We like to encourage those who are a little less technical and experienced to use a “stock” configuration: openHABian on an RPi 3 or RPi 4. That will optimize your ability to quickly and efficiently get help from the forum since it’s a known configuration we don’t have to ask 20 questions to figure out what’s what even before we even get to your actual problem. So that maximizes commonality which maximizes our ability to help you on the forum.
But we also have said in the past (I don’t think it’s in the docs anymore) that the best hardware to run openHAB on is hardware you already have. But that’s often going to drive how you install OH and such. That will optimize your hardware investments.
I could go on.
And your optimal solution will change over time and you may want to migrate to new approaches.
Good points…Optimal for me (at this point) is 1) reliable; 2) supportable; 3) does not require a lot of babysitting. Yes, I can handle more complex environments, but at this point in my life, I don’t want to. I like the RPi because it is small. reliable and relatively straightforward. That said, I will order a new RPi 4 and do my best to bring it up.
I plan to follow these instructions: openHABian | openHAB to bring up my new box. Am I in the right place? Once up, I am sure I will need guidance to properly import my backup. One thing that strikes me is the IP situation. Since I have a live production system, I don’t think I want the new RPi using the same IP. Or does it matter? Perhaps I am overthinking…
Yes, that will get you to the generally recommended solution. openHABian handles a lot of the config for you.
It does matter but not because of OH. You can’t have two machines on the same network with the same IP address, period. If you are using DHCP, the new machine will be given a different IP as a matter of course. That’s what DHCP does. It’s a good idea to configure in your router (where available) that your machine gets served the same IP address. That almost always is easier and works better than trying to do static IP on the machines themselves. I’m not certain the openHABian supports that anyway.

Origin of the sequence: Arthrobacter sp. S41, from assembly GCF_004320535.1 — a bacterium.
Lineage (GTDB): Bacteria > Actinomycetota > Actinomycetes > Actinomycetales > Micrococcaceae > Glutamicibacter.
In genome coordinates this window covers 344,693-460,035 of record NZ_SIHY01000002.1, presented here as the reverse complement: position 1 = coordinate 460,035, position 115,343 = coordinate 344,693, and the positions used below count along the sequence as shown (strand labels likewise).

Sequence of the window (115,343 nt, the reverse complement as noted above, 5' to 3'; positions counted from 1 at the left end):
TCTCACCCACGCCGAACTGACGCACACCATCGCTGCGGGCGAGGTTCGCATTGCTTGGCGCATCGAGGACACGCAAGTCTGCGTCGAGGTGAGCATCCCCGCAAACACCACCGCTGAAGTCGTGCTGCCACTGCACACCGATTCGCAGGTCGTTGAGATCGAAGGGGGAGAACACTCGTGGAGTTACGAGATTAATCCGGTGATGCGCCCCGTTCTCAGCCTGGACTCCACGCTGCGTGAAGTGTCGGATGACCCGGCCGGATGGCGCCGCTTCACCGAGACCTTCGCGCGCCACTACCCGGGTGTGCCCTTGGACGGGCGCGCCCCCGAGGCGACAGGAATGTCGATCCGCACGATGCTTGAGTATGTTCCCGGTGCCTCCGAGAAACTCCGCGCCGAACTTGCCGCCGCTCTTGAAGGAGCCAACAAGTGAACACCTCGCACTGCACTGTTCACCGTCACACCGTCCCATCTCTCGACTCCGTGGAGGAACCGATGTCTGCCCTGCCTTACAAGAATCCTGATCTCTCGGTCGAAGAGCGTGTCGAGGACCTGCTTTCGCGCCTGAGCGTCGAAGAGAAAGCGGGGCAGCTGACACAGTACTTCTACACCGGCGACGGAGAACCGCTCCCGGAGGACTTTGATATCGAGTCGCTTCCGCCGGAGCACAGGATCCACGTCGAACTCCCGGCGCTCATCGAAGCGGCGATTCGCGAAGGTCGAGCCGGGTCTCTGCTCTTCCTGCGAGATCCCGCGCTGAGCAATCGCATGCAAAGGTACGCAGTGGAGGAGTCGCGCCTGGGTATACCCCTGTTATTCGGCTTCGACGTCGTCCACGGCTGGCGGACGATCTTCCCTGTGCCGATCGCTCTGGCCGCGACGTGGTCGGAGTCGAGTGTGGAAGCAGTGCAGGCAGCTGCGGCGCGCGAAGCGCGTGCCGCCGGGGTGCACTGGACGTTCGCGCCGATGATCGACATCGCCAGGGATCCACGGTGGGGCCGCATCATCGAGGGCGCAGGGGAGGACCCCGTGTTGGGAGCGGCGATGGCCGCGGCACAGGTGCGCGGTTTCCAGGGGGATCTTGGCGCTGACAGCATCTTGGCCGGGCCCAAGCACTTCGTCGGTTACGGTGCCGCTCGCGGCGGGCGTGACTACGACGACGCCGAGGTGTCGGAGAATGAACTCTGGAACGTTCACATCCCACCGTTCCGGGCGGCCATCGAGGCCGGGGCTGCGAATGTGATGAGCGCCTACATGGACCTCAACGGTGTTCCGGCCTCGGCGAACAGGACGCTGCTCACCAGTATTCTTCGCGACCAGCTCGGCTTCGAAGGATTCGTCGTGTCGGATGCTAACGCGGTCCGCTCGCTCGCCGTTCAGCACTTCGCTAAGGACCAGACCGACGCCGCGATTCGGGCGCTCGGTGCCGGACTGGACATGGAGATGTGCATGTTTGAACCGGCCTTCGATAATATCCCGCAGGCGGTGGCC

But as long as you are running both machines, each will need their own IP address.
Sorry, I think I worded the question incorrectly…let me try again.
I have ordered a new RPi. When it comes to life, it will have a different IP address (whether static or DHCP). [Since I am now using OpenHABCloud, I believe I can now go DHCP with the new RPi]. At any rate, it will have a different IP address. If I import the existing OpenHAB config from my production system, that will include the IP address currently used (it is a static IP at the present time). When I import the configuration, will that not cause a conflict?
Sorry for all the questions, but I am trying to make sure I don’t take another wrong turn!
Ah, no, that won’t be a problem. OH doesn’t really have anything in it’s config that is directly tied to its IP address. The same config will work no problem even if the new machine has a different IP.
There might be one thing that could cause problems. If you’ve modified any of the config files in /var/lib/openhab/etc by hand to change which IP address OH listens on you might need to change that. It’s almost certain you haven’t so there should be no problems.
Under OpenHAB Settings, Network Settings, there is an IP address. While I do not recall changing anything in /var/lib/openhab, but I do see that static IP is stored in the Network Settings. I suspect I may have set it when I went to static IP. This is the setting that I was wondering if it would cause things to go a bit crazy if I import the backup…
New RPi won’t be here for a day or so…I am just trying to think through the work ahead of me and make a list of the things I will need to adjust after I do the basics.